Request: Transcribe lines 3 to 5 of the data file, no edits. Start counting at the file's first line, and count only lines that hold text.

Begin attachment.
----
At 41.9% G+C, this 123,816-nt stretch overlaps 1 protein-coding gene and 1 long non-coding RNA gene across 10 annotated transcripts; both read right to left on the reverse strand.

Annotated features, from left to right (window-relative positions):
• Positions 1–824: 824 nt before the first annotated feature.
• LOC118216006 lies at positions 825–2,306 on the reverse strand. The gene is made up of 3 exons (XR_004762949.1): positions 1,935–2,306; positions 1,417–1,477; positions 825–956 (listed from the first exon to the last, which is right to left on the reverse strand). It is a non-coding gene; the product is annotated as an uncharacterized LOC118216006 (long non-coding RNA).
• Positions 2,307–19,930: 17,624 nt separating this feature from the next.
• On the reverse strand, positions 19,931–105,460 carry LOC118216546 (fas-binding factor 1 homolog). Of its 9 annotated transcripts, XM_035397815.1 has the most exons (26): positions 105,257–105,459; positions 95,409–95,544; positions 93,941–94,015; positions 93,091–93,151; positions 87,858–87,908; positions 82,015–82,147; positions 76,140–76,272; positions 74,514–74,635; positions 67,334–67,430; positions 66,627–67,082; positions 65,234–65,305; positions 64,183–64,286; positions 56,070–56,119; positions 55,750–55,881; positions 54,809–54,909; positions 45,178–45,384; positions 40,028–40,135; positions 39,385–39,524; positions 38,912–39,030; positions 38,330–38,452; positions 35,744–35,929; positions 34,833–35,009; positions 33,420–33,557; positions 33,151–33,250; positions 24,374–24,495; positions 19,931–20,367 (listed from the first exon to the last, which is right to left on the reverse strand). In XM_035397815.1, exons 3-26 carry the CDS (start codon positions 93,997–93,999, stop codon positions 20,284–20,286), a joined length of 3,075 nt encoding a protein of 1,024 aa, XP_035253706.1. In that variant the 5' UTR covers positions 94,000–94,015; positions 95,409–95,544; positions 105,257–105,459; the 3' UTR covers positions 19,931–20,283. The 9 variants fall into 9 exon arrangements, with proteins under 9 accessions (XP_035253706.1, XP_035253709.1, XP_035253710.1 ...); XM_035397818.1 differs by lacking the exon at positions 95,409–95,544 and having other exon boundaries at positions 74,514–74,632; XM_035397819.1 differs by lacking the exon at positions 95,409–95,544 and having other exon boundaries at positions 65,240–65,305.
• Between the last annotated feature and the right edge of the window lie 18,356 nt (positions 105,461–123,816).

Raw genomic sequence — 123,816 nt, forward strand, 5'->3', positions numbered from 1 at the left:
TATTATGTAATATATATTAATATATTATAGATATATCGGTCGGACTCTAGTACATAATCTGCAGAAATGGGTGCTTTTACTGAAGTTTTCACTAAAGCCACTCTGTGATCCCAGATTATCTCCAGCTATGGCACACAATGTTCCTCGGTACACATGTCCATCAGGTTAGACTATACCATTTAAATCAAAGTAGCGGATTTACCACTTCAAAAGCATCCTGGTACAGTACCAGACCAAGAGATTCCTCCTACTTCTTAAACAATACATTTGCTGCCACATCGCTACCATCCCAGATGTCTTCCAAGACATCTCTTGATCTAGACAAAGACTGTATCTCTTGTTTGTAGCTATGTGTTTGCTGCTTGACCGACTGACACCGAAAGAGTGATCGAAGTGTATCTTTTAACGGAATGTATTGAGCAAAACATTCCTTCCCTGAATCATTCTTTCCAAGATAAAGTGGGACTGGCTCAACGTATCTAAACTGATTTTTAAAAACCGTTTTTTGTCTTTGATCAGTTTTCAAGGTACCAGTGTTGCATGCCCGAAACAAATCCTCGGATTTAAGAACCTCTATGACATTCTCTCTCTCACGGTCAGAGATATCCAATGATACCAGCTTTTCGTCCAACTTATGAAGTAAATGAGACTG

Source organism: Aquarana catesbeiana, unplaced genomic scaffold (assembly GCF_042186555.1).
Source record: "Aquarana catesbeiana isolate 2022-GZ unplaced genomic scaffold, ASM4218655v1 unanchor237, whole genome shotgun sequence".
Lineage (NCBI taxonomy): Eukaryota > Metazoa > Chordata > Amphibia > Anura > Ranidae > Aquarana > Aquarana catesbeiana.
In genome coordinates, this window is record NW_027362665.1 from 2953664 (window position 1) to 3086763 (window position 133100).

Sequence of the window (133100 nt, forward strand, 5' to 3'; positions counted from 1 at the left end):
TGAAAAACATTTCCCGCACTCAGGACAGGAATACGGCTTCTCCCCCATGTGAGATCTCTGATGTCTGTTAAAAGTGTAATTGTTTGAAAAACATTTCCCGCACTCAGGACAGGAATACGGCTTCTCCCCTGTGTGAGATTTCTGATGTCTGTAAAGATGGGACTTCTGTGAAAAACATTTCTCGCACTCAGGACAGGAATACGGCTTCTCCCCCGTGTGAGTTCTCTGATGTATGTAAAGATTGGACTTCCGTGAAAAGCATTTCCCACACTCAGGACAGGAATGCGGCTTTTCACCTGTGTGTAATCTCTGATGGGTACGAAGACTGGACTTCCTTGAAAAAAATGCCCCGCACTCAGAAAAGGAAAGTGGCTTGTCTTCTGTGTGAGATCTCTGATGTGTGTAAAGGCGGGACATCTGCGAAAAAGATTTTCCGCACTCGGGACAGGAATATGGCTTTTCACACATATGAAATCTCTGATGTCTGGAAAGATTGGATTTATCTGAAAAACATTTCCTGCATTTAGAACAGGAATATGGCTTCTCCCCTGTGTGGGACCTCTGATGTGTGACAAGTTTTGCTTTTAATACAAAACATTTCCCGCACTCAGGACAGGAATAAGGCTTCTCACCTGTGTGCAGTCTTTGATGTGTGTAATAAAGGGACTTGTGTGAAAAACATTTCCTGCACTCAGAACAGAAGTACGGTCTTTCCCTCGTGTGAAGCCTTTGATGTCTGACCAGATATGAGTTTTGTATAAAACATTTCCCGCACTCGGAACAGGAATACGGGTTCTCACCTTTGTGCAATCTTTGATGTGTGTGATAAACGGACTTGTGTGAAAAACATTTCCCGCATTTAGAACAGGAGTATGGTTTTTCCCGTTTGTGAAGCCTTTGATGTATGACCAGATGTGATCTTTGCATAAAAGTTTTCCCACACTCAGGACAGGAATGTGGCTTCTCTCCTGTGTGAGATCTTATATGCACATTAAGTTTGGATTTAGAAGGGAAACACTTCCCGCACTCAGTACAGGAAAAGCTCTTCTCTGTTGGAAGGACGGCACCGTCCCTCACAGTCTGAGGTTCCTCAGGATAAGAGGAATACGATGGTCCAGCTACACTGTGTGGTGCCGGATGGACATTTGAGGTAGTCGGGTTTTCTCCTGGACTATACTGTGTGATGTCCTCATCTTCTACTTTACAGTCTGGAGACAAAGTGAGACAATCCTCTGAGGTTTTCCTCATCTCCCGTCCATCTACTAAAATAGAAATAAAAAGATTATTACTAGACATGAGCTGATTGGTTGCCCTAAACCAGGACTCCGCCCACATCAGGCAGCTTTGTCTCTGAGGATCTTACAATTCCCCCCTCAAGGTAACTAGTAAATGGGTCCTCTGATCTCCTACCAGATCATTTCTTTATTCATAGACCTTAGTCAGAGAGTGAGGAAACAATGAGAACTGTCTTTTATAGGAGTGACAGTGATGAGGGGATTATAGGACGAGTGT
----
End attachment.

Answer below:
• Positions 1–824: 824 nt before the first annotated feature.
• LOC118216006 lies at positions 825–2,306 on the reverse strand. The gene is made up of 3 exons (XR_004762949.1): positions 1,935–2,306; positions 1,417–1,477; positions 825–956 (listed from the first exon to the last, which is right to left on the reverse strand). It is a non-coding gene; the product is annotated as an uncharacterized LOC118216006 (long non-coding RNA).
• Positions 2,307–19,930: 17,624 nt separating this feature from the next.